Starbucks Tea Lattes
Sometimes referred to as London Fog, the Earl Grey Creme Tea Latte varies just a little bit from the regular equation. Instead of the classic syrup that's in a black tea latte, this one features vanilla. The rest of the recipe is the same: half hot water, half 2% steamed milk, and the usual amount of pumps.
The combination of earl grey and vanilla is the perfect drink for a cold winter day and I've never actually served this latte with any other flavor than vanilla. That's not to say I'd discourage anyone from trying something new, but this drink seems to be a classic no one wants to mess with. For a skinny version, sugar-free vanilla and nonfat/skim milk can be substituted.
Although black and earl grey creme are the only Teavana teas that formally have latte versions on the Starbucks menu, any of the hot teas can be similarly made into lattes.
The chai tea latte differs from the average tea latte. It does come with the standard amount of pumps and is really half hot tea and half 2% steamed milk. This drink is one of the most popular items on the menu. If you walk in and order a chai, this is what the barista will serve you.
- The main component is Tazo chai concentrate. This is a mixture of the same ingredients found in the full-leaf chai tea bag, but the liquid version is sweetened with a fair amount of sugar. It is super strong.
- Hot water to fill the cup about halfway.
- Steamed milk.
Tazo Chai concentrate is a mixture of black tea, ginger, cinammon, black pepper, cardamom, cloves and star anise. The black pepper gives this version of chai a real kick. It a spicy but even blend of the spices.
For a stronger, sweeter drink, try adding more pumps of chai or extra water. It may seem counter intuitive, but think of it this way: The more milk versus hot water in the drink, the creamier it's going to taste. Light water or no water chais are a bit less spicy than regular chais.
If you're a really adventurous chai drinker (like myself, ) try experimenting with adding other flavors to the mix. Although chai has a really strong flavor by itself it mixes surprisingly well with other syrups. I've even enjoyed some chai and peppermint.
- My favorite spin on a chai latte is the affectionately nicknamed chegnogg—chai and eggnog, which is unfortunately seasonal (or fortunately, depending on whether you're asking me or my waistline.) It also pairs really well with gingerbread syrup, when it's in season.
Teavana Oprah Chai
This mouthful was introduced in 2014 as part of a promotion to increase awareness of Starbucks' new Teavana tea brand. Oprah herself teamed up with Starbucks' new tea company to create this unique take on chai. The latte is made the same way as the Tazo chai tea latte, but of course with Oprah's special blend in place of the Tazo concentrate.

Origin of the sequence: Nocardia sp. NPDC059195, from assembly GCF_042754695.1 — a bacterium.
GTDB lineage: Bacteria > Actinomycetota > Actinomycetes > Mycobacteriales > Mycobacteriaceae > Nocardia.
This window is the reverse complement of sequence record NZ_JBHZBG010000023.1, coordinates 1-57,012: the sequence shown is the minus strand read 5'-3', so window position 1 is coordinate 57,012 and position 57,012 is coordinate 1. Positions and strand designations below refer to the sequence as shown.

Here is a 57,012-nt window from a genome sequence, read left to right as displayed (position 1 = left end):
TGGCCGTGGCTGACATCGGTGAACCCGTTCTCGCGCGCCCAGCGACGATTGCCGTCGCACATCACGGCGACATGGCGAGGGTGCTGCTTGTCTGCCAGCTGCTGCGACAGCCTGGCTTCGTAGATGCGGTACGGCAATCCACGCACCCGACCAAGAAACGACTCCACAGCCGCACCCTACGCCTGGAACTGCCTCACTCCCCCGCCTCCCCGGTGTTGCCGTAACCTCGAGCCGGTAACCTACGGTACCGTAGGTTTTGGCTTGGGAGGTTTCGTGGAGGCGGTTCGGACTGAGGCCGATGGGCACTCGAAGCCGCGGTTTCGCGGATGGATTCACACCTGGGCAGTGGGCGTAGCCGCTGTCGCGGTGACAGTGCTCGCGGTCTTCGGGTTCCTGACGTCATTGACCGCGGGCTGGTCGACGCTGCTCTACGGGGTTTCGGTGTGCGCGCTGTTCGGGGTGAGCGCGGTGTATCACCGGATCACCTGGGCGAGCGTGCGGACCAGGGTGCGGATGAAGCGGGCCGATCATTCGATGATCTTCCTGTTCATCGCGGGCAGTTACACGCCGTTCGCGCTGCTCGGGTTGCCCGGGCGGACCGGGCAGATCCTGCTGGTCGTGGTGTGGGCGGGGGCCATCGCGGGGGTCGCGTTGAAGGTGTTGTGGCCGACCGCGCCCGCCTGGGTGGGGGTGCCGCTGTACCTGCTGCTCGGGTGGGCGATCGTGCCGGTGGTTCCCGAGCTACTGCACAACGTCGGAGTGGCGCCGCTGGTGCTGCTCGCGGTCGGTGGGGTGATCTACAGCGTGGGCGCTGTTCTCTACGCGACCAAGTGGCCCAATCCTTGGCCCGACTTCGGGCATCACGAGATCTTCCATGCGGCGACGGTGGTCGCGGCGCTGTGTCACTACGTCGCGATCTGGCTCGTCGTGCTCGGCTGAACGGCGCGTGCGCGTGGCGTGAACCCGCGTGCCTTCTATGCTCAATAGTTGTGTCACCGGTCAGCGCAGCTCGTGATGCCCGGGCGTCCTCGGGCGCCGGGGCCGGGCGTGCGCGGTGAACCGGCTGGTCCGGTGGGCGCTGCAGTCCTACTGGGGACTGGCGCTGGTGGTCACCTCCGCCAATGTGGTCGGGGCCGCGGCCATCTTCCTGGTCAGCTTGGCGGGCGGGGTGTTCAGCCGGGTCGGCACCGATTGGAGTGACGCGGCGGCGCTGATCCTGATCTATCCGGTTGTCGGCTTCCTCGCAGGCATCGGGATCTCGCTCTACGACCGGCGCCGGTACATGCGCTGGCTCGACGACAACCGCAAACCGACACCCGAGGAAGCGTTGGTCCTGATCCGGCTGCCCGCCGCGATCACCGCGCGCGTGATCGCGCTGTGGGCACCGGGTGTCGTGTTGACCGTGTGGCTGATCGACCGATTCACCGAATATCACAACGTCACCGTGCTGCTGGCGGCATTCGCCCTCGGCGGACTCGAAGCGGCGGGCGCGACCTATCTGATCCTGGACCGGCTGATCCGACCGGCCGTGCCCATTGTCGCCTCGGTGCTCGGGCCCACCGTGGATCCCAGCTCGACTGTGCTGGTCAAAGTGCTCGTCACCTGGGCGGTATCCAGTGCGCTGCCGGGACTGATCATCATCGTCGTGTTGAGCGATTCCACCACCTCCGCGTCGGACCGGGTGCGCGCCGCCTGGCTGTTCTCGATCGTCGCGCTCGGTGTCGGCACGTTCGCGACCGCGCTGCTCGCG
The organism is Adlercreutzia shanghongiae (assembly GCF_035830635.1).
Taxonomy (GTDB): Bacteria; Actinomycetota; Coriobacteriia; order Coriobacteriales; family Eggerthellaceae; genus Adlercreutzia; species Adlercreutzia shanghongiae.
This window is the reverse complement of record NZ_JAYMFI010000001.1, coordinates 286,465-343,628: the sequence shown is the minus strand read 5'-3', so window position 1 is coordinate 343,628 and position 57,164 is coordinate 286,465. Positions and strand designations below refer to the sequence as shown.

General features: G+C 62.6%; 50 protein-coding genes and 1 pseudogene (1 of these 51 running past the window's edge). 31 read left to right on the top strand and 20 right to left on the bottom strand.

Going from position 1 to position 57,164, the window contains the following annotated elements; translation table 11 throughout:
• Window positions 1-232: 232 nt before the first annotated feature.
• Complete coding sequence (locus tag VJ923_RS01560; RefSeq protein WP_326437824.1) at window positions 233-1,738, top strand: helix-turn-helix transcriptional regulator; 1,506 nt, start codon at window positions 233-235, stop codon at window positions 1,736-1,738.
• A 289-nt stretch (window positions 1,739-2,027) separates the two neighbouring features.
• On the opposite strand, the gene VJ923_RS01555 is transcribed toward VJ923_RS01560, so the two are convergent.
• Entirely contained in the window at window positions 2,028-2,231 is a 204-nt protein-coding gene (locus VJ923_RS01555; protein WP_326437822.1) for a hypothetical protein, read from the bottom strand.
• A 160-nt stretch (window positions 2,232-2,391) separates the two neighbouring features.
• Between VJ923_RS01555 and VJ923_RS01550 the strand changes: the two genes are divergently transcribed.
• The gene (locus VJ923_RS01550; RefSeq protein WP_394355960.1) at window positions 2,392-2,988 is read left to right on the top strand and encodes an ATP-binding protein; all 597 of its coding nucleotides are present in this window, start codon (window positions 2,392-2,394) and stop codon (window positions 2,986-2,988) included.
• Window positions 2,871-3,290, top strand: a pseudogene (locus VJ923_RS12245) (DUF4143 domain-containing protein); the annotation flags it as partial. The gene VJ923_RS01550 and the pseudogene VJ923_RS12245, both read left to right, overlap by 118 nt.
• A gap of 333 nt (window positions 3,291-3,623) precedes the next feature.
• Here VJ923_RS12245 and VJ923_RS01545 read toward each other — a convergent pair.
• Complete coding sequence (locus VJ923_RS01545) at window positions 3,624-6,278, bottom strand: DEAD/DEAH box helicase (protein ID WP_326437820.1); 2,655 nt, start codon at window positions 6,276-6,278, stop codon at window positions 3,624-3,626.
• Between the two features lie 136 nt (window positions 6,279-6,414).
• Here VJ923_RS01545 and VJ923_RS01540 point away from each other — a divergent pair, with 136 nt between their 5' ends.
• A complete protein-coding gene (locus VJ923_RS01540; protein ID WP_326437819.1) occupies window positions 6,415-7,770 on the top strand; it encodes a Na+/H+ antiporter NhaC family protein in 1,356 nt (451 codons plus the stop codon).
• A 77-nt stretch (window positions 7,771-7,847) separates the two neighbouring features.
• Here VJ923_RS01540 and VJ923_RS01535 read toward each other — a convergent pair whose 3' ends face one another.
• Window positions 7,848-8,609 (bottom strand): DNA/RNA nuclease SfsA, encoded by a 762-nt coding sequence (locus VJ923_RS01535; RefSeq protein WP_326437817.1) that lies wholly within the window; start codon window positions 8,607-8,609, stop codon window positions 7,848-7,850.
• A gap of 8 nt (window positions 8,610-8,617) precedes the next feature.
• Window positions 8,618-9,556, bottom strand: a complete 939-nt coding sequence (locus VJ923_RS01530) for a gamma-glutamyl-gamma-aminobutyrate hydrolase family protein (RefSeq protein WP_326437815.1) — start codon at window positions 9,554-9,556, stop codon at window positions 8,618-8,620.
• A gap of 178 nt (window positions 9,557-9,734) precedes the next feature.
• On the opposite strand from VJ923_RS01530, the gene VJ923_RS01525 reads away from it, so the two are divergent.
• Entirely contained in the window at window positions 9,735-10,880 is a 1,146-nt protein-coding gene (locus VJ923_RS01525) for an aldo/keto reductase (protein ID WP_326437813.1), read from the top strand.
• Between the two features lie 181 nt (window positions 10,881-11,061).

Oprah's chai varies incredibly in flavor from the Tazo chai.
- Tazo chai gets a kick from black pepper that is not used in Oprah's blend.
- Oprah's Teavana chai has much stronger notes of cinnamon and cardamom.
- Oprah chai concentrate features a blend of cinammon, ginger, cardamom, and cloves. It is made with both black and rooibos teas, as opposed to the Tazo chai, which only features black tea.
- Oprah Chai has a less spicy but more bold and complex flavor than the Tazo chai.
For serious chai drinkers, I highly recommend asking for a sample because the flavors are so different.
- Matcha powder.
- Classic syrup.
The powder in this drink is actually mixed into the milk and the two are steamed together. This ensures that all of the powder gets mixed in. Classic syrup is added to the bottom of the cup, then the matcha/milk mixture is poured in.
Matcha powder is a mixture of crushed up green tea leaves and sugar. With the addition of classic syrup to the mix makes this a very sweet drink. Omitting the syrup can cut down on the sugar and sweetness, but there is no truly sugar-free version since Starbucks matcha powder contains sugar.
Ordering no-foam green tea lattes is a surefire way to make a barista sweat (especially when you order it with soy milk instead of the traditional 2%). It's not that we won't try our best to make the drink just the way you want it (and any seasoned barista is sure to have a method for making this drink with no trace of foam, ) but the mixture just has a great tendency to foam up. Don't take offense if your drink has more foam on it than you wanted. Any barista will be happy to try again, but I know from experience that it makes a huge difference if a drink is returned with a smile.
Even fans of this drink or of matcha in general will agree that this is an acquired taste. Matcha has a very earthy flavor. I've heard plenty of people say they think it tastes like grass. I'm personally a big fan and would recommend trying this drink with raspberry or peppermint syrup, if you have a bit of a sweet tooth.